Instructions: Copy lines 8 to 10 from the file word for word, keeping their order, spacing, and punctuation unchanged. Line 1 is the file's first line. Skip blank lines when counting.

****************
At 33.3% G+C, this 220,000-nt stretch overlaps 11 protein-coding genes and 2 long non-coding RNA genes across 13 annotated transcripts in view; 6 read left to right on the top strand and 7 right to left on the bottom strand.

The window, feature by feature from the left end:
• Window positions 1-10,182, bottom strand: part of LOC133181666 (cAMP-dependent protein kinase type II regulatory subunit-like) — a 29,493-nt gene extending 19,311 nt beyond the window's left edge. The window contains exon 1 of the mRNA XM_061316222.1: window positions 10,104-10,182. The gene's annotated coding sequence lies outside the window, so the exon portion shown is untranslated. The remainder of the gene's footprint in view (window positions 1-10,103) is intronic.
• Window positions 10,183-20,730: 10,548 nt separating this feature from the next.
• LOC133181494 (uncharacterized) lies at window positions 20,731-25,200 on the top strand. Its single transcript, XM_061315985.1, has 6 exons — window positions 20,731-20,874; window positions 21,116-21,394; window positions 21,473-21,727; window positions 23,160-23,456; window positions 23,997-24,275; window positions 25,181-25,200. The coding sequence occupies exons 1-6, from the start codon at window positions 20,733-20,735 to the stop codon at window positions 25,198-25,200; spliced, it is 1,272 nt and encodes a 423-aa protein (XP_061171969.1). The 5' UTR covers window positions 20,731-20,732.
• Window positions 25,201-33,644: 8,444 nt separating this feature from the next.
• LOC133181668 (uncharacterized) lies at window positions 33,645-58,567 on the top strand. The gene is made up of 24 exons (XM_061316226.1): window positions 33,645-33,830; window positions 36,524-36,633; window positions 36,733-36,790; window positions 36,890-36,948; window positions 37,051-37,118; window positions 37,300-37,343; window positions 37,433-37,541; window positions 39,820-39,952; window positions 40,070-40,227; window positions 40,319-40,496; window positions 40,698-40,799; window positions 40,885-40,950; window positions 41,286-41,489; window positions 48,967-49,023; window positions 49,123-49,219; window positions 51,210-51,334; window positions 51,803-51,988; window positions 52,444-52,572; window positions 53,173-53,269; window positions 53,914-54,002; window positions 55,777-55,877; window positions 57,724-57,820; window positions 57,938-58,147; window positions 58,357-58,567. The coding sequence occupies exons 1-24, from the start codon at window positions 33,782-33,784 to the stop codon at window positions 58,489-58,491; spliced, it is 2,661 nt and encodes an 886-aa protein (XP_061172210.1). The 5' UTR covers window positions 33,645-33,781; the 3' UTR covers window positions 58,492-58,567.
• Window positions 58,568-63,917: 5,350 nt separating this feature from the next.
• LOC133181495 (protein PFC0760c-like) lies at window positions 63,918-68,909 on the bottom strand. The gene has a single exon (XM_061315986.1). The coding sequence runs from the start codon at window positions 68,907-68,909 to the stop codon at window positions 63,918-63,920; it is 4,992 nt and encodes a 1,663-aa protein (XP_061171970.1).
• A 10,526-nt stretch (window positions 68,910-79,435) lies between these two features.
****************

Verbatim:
• Window positions 58,568-63,917: 5,350 nt separating this feature from the next.
• LOC133181495 (protein PFC0760c-like) lies at window positions 63,918-68,909 on the bottom strand. The gene has a single exon (XM_061315986.1). The coding sequence runs from the start codon at window positions 68,907-68,909 to the stop codon at window positions 63,918-63,920; it is 4,992 nt and encodes a 1,663-aa protein (XP_061171970.1).
• A 10,526-nt stretch (window positions 68,910-79,435) lies between these two features.